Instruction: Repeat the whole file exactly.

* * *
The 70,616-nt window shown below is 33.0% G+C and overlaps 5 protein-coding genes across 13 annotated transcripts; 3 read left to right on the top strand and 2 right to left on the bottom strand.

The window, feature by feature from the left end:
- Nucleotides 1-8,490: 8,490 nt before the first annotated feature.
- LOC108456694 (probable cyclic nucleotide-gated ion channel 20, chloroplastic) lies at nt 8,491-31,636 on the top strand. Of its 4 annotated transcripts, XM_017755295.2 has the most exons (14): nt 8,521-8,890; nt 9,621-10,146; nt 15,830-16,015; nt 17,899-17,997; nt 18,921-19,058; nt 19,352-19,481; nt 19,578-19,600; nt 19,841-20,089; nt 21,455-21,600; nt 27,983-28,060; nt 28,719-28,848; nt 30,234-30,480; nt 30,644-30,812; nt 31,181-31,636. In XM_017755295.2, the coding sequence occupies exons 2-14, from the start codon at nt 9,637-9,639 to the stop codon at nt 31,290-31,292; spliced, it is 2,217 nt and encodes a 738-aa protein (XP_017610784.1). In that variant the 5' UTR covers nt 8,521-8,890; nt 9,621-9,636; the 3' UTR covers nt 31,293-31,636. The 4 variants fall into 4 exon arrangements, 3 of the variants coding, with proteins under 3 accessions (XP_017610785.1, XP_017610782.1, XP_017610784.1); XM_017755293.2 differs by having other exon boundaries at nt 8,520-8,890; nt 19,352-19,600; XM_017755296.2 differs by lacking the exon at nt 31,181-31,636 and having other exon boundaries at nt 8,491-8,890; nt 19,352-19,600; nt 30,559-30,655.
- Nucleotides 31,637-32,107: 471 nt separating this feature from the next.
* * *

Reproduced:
The 70,616-nt window shown below is 33.0% G+C and overlaps 5 protein-coding genes across 13 annotated transcripts; 3 read left to right on the top strand and 2 right to left on the bottom strand.

The window, feature by feature from the left end:
- Nucleotides 1-8,490: 8,490 nt before the first annotated feature.
- LOC108456694 (probable cyclic nucleotide-gated ion channel 20, chloroplastic) lies at nt 8,491-31,636 on the top strand. Of its 4 annotated transcripts, XM_017755295.2 has the most exons (14): nt 8,521-8,890; nt 9,621-10,146; nt 15,830-16,015; nt 17,899-17,997; nt 18,921-19,058; nt 19,352-19,481; nt 19,578-19,600; nt 19,841-20,089; nt 21,455-21,600; nt 27,983-28,060; nt 28,719-28,848; nt 30,234-30,480; nt 30,644-30,812; nt 31,181-31,636. In XM_017755295.2, the coding sequence occupies exons 2-14, from the start codon at nt 9,637-9,639 to the stop codon at nt 31,290-31,292; spliced, it is 2,217 nt and encodes a 738-aa protein (XP_017610784.1). In that variant the 5' UTR covers nt 8,521-8,890; nt 9,621-9,636; the 3' UTR covers nt 31,293-31,636. The 4 variants fall into 4 exon arrangements, 3 of the variants coding, with proteins under 3 accessions (XP_017610785.1, XP_017610782.1, XP_017610784.1); XM_017755293.2 differs by having other exon boundaries at nt 8,520-8,890; nt 19,352-19,600; XM_017755296.2 differs by lacking the exon at nt 31,181-31,636 and having other exon boundaries at nt 8,491-8,890; nt 19,352-19,600; nt 30,559-30,655.
- Nucleotides 31,637-32,107: 471 nt separating this feature from the next.